One unresolved question in Gaelic orthography involves whether or not to represent compensatory lengthening directly in the spelling of words.

  1. -ll, -nn, -rr, -m
  2. -rd, -rn, -rl

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1. -ll, -nn, -rr, -m

There is a general rule in Gaelic phonology that a short vowel in a stressed syllable is lengthened / diphthongised before a fortis sonorant which is immediately followed by either a consonant or a word boundary.

Here are some examples of words where this compensatory lengthening occurs:



fionn, ionnsaich
grunn, grunnd
tiurr, sgurr
cum, ciurrte
buill, uillt
cluinn, gruinnd

foill, boillsg



ceann, beanntan
gearr, bearrte
ball, allt
bann, sannt
cam, am, lampa
fainn, cainnt
maim, Caimbeul

Note that compensatory lengthening does not occur when the sonorant is immediately followed by a vowel, for example in sealladh, beinne, toman, or cluinnidh. Note also that a few words actually have "inherent" diphthongs or long vowels before fortis sonorants. You can distinguish these by the fact that the vowel stays the same, even when followed by a vowel, e.g. ciall / ciallachadh, ceum / ceumannan, fèill / fèille.

Note also the following exception, where compensatory lengthening does happen despite a following vowel - ceannard. According to Blas na Gàidhlig, this word is, at an underlying level, something like ceannphort.

Here is what GOC (2009) has to say about how to represent compensatory lengthening in orthography -
  • "4f - In the case of spelling of diphthongs with m in words such as: cam, lampa, lom, trom the spelling without the accent should be retained except in: àm (time) which should have an accent to differentiate it from other words spelt am."
  • "4i - The conventional spelling without an accent should be retained on the long vowel sound before ll and nn in words such as: cinnteach, fillte, inntinn, till, bonn, cunntas, sanntach. This principle should also be applied to words formerly spelt with the accent, e.g. dilleachdan, dinnear, trilleachan."

Aside from the nonsensical last sentence, this can be read as saying the following - Compensatory lengthening before a fortis sonorant should not be explicitly represented in orthography by use of an accent (apart from the case of àm). There are some very good reasons for this. Firstly, it allows the root morpheme to be orthographically consistent (compare seall / sealladh versus *seàll / sealladh, or tom / toman versus *tòm / toman). Secondly, it means that there is a clear orthographic distinction between inherently long vowels and compensatory-lengthened ones. [Question - Is the vowel in màm a long vowel of a diphthong? Are there any such contrasts?]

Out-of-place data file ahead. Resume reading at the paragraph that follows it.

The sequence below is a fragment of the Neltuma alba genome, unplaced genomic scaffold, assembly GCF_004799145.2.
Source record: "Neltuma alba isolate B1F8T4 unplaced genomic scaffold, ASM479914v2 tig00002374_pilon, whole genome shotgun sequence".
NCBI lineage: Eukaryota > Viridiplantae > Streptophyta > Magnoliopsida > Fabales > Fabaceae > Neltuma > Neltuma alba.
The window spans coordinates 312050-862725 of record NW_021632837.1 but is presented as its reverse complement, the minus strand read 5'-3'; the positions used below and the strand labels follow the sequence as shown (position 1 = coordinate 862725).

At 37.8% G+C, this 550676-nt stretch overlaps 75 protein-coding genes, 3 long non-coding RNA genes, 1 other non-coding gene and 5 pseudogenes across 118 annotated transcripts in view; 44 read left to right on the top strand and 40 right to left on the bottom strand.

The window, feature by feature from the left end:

Note however that GOC only talks about vowels before -m, -ll and -nn, and ignores the question of what to do before -rr. However, the GOC wordlist appendix does contain the following examples:
  • feàrr, deàrrsach, geàrr-chunntas, meàrrsadh

This has been interpreted as an implicit GOC recommendation that compensatory lengthening before -rr should be explicitly represented in orthography by means of a grave accent, with morphologically related pairs like bàrr / barran, geàrr / gearradh, etc.

Critics of GOC argue that there is an inconsistency in these recommendations - compensatory lengthening should be explicitly represented by an accent in some contexts but not in others. However, there might be another sense in which GOC is arguably not being inconsistent here - the implicit principle is "always represent compensatory lengthening explicitly with an accent, unless there is some good reason not to do so, for example if the lengthening results in a surface diphthong rather than a normal long vowel".

Note also that the GOC wordlist specifies the spelling rùm for some reason.

2. -rd, -rn, -rl

There is a general rule in Gaelic phonology that a short vowel in a stressed syllable is lengthened before an -rd, -rn or -rl cluster. This happens across the board, even if the cluster is immediately followed by a vowel.

GOC gives no explicit guidance on whether to use an accent here or not. If the general principle is to avoid accents when they are redundant, then no accent should be used. However, if the general principle is to represent surface lengthening explicitly unless there is a good reason not to, then an accent should be used. Inducing from the GOC wordlist, the implicit recommendation in GOC is for the latter approach:
  • àird, àirneis, àirleas, eàrlas, àrd, beàrn, Beàrnaraigh, ceàird, ceàrd, ceàrn, ceàrnaidh, ceàrnag, ceàrnagach, còrnair, gàrlach, geàrd, làrna-mhàireach, òirleach, òrdaich, òrdugh, teàrn, ùrlar, ùrnaigh.

Check out section 5.6.2 of Blas na Gàidhlig for more information.

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